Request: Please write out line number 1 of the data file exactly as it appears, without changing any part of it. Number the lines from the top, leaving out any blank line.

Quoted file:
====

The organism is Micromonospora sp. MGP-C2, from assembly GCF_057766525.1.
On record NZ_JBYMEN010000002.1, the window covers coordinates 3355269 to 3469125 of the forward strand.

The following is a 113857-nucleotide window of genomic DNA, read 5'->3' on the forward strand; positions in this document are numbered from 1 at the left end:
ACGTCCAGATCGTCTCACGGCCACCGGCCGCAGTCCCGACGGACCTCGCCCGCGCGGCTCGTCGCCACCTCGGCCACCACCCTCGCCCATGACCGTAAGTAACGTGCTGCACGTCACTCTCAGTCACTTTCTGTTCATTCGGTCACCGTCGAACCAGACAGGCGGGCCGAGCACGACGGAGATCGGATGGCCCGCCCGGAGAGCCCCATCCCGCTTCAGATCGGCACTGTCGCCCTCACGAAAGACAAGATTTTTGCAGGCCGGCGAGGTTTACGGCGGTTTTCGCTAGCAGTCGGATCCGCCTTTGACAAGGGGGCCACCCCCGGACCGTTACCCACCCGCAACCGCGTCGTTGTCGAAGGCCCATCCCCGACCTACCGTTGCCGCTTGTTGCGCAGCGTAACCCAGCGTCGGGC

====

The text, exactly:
The organism is Micromonospora sp. MGP-C2, from assembly GCF_057766525.1.